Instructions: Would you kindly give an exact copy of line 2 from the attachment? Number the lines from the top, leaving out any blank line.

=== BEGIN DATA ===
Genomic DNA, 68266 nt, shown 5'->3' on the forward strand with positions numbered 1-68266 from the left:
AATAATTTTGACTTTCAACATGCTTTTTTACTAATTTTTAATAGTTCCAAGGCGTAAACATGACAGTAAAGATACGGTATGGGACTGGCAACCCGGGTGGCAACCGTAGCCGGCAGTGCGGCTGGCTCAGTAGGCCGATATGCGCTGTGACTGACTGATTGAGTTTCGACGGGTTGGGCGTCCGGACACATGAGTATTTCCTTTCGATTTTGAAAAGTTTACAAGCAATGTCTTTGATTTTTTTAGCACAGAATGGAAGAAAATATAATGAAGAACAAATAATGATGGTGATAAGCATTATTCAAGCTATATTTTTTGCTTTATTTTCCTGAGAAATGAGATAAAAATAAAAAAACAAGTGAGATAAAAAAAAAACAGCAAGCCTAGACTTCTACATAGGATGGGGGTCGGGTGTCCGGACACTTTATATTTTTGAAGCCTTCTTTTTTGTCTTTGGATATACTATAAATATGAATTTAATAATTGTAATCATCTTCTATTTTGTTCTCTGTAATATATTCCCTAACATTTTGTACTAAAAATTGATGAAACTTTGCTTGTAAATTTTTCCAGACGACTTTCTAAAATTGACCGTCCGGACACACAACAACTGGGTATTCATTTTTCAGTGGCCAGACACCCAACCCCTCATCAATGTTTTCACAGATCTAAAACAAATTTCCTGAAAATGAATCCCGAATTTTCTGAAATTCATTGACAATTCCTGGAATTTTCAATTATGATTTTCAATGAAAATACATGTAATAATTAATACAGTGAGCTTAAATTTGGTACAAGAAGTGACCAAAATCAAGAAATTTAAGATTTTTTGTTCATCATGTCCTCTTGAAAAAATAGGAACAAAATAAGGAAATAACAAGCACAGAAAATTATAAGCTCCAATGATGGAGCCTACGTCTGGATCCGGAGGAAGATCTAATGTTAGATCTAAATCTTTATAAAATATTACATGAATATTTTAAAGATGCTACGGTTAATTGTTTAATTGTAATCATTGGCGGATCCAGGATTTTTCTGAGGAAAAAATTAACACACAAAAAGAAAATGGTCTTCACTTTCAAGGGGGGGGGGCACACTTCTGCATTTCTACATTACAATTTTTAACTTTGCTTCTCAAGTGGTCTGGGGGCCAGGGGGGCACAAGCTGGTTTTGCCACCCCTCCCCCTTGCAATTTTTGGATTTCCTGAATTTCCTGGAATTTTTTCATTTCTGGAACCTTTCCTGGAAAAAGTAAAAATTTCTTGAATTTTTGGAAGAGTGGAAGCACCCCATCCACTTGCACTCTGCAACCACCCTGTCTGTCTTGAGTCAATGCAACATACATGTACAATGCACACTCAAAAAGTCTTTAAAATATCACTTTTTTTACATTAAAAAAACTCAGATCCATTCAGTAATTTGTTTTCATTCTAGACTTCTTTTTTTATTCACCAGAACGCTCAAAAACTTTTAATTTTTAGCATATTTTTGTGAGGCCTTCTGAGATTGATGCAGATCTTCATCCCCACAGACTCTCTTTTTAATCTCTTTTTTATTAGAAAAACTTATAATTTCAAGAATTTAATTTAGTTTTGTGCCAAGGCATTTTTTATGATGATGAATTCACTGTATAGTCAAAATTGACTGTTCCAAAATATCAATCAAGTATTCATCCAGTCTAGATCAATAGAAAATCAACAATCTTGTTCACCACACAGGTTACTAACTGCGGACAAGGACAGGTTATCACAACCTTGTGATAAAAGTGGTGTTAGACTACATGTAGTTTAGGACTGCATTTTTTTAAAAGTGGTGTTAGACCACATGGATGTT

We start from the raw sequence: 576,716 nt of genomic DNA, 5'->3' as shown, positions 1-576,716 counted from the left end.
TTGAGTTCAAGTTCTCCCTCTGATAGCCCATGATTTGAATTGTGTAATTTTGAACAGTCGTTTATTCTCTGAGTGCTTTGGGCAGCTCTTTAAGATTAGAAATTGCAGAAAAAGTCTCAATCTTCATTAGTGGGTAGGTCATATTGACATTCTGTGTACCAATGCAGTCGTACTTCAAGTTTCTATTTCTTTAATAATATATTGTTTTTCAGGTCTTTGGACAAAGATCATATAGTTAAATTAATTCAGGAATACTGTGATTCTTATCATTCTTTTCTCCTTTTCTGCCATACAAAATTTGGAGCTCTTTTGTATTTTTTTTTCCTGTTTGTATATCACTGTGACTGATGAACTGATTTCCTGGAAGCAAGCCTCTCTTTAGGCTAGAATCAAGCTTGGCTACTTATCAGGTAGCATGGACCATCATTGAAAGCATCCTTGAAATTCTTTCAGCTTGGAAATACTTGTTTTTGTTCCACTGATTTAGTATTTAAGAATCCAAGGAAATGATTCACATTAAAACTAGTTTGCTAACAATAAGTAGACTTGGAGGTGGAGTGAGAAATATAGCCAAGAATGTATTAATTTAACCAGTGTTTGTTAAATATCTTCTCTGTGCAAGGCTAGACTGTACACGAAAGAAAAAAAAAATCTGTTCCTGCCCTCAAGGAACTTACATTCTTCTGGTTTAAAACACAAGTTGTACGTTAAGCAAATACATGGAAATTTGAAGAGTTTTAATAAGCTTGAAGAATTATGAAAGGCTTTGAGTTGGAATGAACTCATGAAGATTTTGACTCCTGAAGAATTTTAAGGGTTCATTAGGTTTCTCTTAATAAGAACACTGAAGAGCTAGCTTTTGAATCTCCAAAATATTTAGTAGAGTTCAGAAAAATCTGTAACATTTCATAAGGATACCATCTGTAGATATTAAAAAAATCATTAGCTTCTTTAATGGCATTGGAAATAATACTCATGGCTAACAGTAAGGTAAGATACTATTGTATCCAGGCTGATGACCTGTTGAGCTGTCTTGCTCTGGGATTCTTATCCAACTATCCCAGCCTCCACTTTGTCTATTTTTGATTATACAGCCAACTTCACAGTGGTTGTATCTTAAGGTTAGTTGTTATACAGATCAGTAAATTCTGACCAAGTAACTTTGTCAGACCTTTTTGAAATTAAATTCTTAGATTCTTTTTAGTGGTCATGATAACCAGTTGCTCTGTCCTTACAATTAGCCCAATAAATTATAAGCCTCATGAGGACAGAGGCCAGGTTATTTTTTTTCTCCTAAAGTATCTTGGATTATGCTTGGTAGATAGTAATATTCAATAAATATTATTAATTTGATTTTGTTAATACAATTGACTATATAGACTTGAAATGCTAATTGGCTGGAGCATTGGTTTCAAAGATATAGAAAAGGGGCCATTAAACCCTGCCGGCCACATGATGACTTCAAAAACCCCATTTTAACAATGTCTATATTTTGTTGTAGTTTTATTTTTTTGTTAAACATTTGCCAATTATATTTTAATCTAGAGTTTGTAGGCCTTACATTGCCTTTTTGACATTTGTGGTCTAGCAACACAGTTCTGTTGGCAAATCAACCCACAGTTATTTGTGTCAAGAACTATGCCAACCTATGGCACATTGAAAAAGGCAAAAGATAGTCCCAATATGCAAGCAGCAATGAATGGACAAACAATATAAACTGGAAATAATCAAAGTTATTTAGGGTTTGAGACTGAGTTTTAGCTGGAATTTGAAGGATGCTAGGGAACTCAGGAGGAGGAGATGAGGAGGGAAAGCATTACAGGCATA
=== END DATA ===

AATAATTTTGACTTTCAACATGCTTTTTTACTAATTTTTAATAGTTCCAAGGCGTAAACATGACAGTAAAGATACGGTATGGGACTGGCAACCCGGGTGGCAACCGTAGCCGGCAGTGCGGCTGGCTCAGTAGGCCGATATGCGCTGTGACTGACTGATTGAGTTTCGACGGGTTGGGCGTCCGGACACATGAGTATTTCCTTTCGATTTTGAAAAGTTTACAAGCAATGTCTTTGATTTTTTTAGCACAGAATGGAAGAAAATATAATGAAGAACAAATAATGATGGTGATAAGCATTATTCAAGCTATATTTTTTGCTTTATTTTCCTGAGAAATGAGATAAAAATAAAAAAACAAGTGAGATAAAAAAAAAACAGCAAGCCTAGACTTCTACATAGGATGGGGGTCGGGTGTCCGGACACTTTATATTTTTGAAGCCTTCTTTTTTGTCTTTGGATATACTATAAATATGAATTTAATAATTGTAATCATCTTCTATTTTGTTCTCTGTAATATATTCCCTAACATTTTGTACTAAAAATTGATGAAACTTTGCTTGTAAATTTTTCCAGACGACTTTCTAAAATTGACCGTCCGGACACACAACAACTGGGTATTCATTTTTCAGTGGCCAGACACCCAACCCCTCATCAATGTTTTCACAGATCTAAAACAAATTTCCTGAAAATGAATCCCGAATTTTCTGAAATTCATTGACAATTCCTGGAATTTTCAATTATGATTTTCAATGAAAATACATGTAATAATTAATACAGTGAGCTTAAATTTGGTACAAGAAGTGACCAAAATCAAGAAATTTAAGATTTTTTGTTCATCATGTCCTCTTGAAAAAATAGGAACAAAATAAGGAAATAACAAGCACAGAAAATTATAAGCTCCAATGATGGAGCCTACGTCTGGATCCGGAGGAAGATCTAATGTTAGATCTAAATCTTTATAAAATATTACATGAATATTTTAAAGATGCTACGGTTAATTGTTTAATTGTAATCATTGGCGGATCCAGGATTTTTCTGAGGAAAAAATTAACACACAAAAAGAAAATGGTCTTCACTTTCAAGGGGGGGGGGCACACTTCTGCATTTCTACATTACAATTTTTAACTTTGCTTCTCAAGTGGTCTGGGGGCCAGGGGGGCACAAGCTGGTTTTGCCACCCCTCCCCCTTGCAATTTTTGGATTTCCTGAATTTCCTGGAATTTTTTCATTTCTGGAACCTTTCCTGGAAAAAGTAAAAATTTCTTGAATTTTTGGAAGAGTGGAAGCACCCCATCCACTTGCACTCTGCAACCACCCTGTCTGTCTTGAGTCAATGCAACATACATGTACAATGCACACTCAAAAAGTCTTTAAAATATCACTTTTTTTACATTAAAAAAACTCAGATCCATTCAGTAATTTGTTTTCATTCTAGACTTCTTTTTTTATTCACCAGAACGCTCAAAAACTTTTAATTTTTAGCATATTTTTGTGAGGCCTTCTGAGATTGATGCAGATCTTCATCCCCACAGACTCTCTTTTTAATCTCTTTTTTATTAGAAAAACTTATAATTTCAAGAATTTAATTTAGTTTTGTGCCAAGGCATTTTTTATGATGATGAATTCACTGTATAGTCAAAATTGACTGTTCCAAAATATCAATCAAGTATTCATCCAGTCTAGATCAATAGAAAATCAACAATCTTGTTCACCACACAGGTTACTAACTGCGGACAAGGACAGGTTATCACAACCTTGTGATAAAAGTGGTGTTAGACTACATGTAGTTTAGGACTGCATTTTTTTAAAAGTGGTGTTAGACCACATGGATGTT